While he’s serving his seven years for Macha, Jake’s locked up between two other lifers. One’s a conman and the other’s a chess master. We’ve no idea who these people are but they pass between them chess moves and concepts of the con. These messages transit through Jake, who happens to be in the middle and gets to figure out many things. It’s like an education Jake receives from the guys on either side.
If Jake were a piece on the chess board, which one would he be?
At the beginning he’s just a pawn. At the end, he’s the king. He’s learned everything there is to learn about yourself. He learns that perceived knowledge is worthless. Everything we think we know about ourselves means nothing.
Physically, you’re almost unrecognisable in the movie…
You mean the 70’s pornstar look. Guy created the whole thing. He had an idea and there it was, even down to the lairy shoes. They were something else, two-tone snakeskin and Cuban heels. Everybody should wear those shoes once. They’re winners.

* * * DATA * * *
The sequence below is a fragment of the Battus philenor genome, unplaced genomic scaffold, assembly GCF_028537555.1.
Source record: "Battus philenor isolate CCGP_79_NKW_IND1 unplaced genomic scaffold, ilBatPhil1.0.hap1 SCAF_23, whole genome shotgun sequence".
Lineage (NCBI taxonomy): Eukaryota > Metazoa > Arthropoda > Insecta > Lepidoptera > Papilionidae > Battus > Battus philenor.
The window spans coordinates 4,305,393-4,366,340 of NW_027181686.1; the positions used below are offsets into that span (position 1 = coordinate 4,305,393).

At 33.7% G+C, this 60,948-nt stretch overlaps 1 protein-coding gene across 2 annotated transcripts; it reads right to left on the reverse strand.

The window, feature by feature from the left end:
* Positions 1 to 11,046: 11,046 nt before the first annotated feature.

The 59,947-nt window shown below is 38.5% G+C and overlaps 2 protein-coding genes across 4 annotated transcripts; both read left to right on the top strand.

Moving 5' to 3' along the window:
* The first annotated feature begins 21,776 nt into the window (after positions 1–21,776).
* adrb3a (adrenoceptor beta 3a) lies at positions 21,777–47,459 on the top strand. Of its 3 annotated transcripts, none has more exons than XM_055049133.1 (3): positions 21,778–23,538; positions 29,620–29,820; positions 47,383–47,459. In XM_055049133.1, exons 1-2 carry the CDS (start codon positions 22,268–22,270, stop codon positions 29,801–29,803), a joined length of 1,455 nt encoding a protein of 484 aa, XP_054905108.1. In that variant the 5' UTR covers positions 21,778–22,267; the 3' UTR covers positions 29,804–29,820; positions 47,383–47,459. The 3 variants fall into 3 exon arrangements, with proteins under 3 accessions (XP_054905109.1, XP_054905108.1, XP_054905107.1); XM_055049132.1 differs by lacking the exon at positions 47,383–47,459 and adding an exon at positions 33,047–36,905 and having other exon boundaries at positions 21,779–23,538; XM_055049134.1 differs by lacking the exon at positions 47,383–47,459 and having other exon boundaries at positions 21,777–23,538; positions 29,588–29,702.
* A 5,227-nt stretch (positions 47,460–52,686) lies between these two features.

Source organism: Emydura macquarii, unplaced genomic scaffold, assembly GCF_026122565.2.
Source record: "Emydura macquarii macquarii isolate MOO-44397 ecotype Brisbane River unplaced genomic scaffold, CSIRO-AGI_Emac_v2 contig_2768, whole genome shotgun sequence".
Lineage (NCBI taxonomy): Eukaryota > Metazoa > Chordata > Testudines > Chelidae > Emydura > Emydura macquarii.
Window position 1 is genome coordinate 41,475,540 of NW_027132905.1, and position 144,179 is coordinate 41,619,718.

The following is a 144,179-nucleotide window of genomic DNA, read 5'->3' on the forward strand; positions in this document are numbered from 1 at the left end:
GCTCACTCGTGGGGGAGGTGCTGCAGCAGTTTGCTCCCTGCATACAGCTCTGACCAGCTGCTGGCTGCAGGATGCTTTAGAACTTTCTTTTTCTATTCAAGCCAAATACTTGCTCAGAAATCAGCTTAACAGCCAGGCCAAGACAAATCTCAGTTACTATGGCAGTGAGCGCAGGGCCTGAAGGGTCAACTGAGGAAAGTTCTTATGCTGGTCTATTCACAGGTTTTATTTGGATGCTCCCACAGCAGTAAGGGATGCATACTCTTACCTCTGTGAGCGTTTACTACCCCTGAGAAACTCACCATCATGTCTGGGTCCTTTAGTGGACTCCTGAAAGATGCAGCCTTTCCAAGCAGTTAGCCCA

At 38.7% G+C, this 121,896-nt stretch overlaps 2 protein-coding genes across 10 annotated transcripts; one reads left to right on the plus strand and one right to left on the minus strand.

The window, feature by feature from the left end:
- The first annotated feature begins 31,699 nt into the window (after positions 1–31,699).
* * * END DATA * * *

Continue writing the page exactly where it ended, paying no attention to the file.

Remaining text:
Of the various quotations that punctuate the movie, do you have a favorite?
They’re good, aren’t they? I think I’d choose them all. I got them done as tattoos, on each leg and on my back!
What’s the most enjoyable thing about working with Guy?
Just the sheer lack of confidence he has in all the people around him. He makes you feel so incompetent and useless that it’s hilarious. He makes it fun. He doesn’t seem to take you seriously, but really he does. There’s a great balance there. When you need to do something important, he’ll make it what it needs to be. His environment is so serious, but then it’s not. It’s like “Let’s make a movie and let’s have some fun.” You make a movie with Guy and you don’t forget it.
What was the toughest moment for you?
The toughest moment is getting Guy Ritchie to pay his debts when he loses at chess. He just won’t pay up. He won’t accept the loss. I have to live with that.